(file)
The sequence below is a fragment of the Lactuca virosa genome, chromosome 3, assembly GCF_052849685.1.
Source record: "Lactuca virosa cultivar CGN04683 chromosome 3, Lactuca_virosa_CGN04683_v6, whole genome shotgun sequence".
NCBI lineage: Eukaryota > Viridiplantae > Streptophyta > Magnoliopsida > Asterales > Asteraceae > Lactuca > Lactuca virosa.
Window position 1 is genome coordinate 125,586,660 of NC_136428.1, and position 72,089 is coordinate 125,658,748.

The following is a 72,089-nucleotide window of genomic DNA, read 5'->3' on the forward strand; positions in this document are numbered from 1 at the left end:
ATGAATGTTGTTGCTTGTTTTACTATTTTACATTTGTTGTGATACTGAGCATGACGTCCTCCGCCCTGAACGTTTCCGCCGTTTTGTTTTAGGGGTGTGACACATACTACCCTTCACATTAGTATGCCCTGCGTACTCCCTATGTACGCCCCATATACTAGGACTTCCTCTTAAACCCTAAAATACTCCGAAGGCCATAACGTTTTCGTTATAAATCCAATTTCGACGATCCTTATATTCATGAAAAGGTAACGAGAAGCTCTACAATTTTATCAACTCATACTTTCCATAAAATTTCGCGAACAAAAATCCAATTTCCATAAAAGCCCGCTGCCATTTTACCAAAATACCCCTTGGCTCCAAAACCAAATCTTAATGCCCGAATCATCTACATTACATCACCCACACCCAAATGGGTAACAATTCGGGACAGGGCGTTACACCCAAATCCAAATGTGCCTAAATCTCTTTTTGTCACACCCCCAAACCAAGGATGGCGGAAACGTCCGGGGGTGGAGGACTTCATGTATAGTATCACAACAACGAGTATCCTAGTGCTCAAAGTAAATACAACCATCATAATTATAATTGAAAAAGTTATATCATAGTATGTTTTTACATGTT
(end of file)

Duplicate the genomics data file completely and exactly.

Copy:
The sequence below is a fragment of the Lactuca virosa genome, chromosome 3, assembly GCF_052849685.1.
Source record: "Lactuca virosa cultivar CGN04683 chromosome 3, Lactuca_virosa_CGN04683_v6, whole genome shotgun sequence".
NCBI lineage: Eukaryota > Viridiplantae > Streptophyta > Magnoliopsida > Asterales > Asteraceae > Lactuca > Lactuca virosa.
Window position 1 is genome coordinate 125,586,660 of NC_136428.1, and position 72,089 is coordinate 125,658,748.

The following is a 72,089-nucleotide window of genomic DNA, read 5'->3' on the forward strand; positions in this document are numbered from 1 at the left end:
ATGAATGTTGTTGCTTGTTTTACTATTTTACATTTGTTGTGATACTGAGCATGACGTCCTCCGCCCTGAACGTTTCCGCCGTTTTGTTTTAGGGGTGTGACACATACTACCCTTCACATTAGTATGCCCTGCGTACTCCCTATGTACGCCCCATATACTAGGACTTCCTCTTAAACCCTAAAATACTCCGAAGGCCATAACGTTTTCGTTATAAATCCAATTTCGACGATCCTTATATTCATGAAAAGGTAACGAGAAGCTCTACAATTTTATCAACTCATACTTTCCATAAAATTTCGCGAACAAAAATCCAATTTCCATAAAAGCCCGCTGCCATTTTACCAAAATACCCCTTGGCTCCAAAACCAAATCTTAATGCCCGAATCATCTACATTACATCACCCACACCCAAATGGGTAACAATTCGGGACAGGGCGTTACACCCAAATCCAAATGTGCCTAAATCTCTTTTTGTCACACCCCCAAACCAAGGATGGCGGAAACGTCCGGGGGTGGAGGACTTCATGTATAGTATCACAACAACGAGTATCCTAGTGCTCAAAGTAAATACAACCATCATAATTATAATTGAAAAAGTTATATCATAGTATGTTTTTACATGTT